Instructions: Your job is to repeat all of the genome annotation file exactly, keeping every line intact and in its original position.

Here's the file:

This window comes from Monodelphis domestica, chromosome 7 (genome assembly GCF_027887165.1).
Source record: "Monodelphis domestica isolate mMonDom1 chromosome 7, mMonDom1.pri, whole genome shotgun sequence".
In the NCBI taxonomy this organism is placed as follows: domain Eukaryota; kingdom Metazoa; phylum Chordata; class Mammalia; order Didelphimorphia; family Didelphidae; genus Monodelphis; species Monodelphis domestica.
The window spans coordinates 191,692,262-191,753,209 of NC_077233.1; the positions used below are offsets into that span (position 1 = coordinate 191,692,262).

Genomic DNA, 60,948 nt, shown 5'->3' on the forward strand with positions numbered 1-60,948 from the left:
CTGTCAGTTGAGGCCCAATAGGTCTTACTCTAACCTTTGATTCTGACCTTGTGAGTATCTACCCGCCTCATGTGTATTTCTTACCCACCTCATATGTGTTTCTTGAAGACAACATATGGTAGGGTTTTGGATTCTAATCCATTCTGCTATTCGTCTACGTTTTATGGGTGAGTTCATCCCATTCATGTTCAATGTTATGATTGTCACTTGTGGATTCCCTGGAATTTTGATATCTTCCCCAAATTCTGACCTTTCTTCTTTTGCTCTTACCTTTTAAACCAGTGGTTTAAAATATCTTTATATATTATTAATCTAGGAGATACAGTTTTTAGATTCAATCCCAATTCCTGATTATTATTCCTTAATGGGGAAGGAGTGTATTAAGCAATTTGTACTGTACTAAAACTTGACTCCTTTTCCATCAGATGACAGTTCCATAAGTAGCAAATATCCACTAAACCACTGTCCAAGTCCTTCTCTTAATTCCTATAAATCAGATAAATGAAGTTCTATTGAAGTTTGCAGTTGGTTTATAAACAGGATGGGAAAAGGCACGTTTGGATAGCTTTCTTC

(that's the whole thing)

This window comes from Monodelphis domestica, chromosome 7 (genome assembly GCF_027887165.1).
Source record: "Monodelphis domestica isolate mMonDom1 chromosome 7, mMonDom1.pri, whole genome shotgun sequence".
In the NCBI taxonomy this organism is placed as follows: domain Eukaryota; kingdom Metazoa; phylum Chordata; class Mammalia; order Didelphimorphia; family Didelphidae; genus Monodelphis; species Monodelphis domestica.
The window spans coordinates 191,692,262-191,753,209 of NC_077233.1; the positions used below are offsets into that span (position 1 = coordinate 191,692,262).

Genomic DNA, 60,948 nt, shown 5'->3' on the forward strand with positions numbered 1-60,948 from the left:
CTGTCAGTTGAGGCCCAATAGGTCTTACTCTAACCTTTGATTCTGACCTTGTGAGTATCTACCCGCCTCATGTGTATTTCTTACCCACCTCATATGTGTTTCTTGAAGACAACATATGGTAGGGTTTTGGATTCTAATCCATTCTGCTATTCGTCTACGTTTTATGGGTGAGTTCATCCCATTCATGTTCAATGTTATGATTGTCACTTGTGGATTCCCTGGAATTTTGATATCTTCCCCAAATTCTGACCTTTCTTCTTTTGCTCTTACCTTTTAAACCAGTGGTTTAAAATATCTTTATATATTATTAATCTAGGAGATACAGTTTTTAGATTCAATCCCAATTCCTGATTATTATTCCTTAATGGGGAAGGAGTGTATTAAGCAATTTGTACTGTACTAAAACTTGACTCCTTTTCCATCAGATGACAGTTCCATAAGTAGCAAATATCCACTAAACCACTGTCCAAGTCCTTCTCTTAATTCCTATAAATCAGATAAATGAAGTTCTATTGAAGTTTGCAGTTGGTTTATAAACAGGATGGGAAAAGGCACGTTTGGATAGCTTTCTTC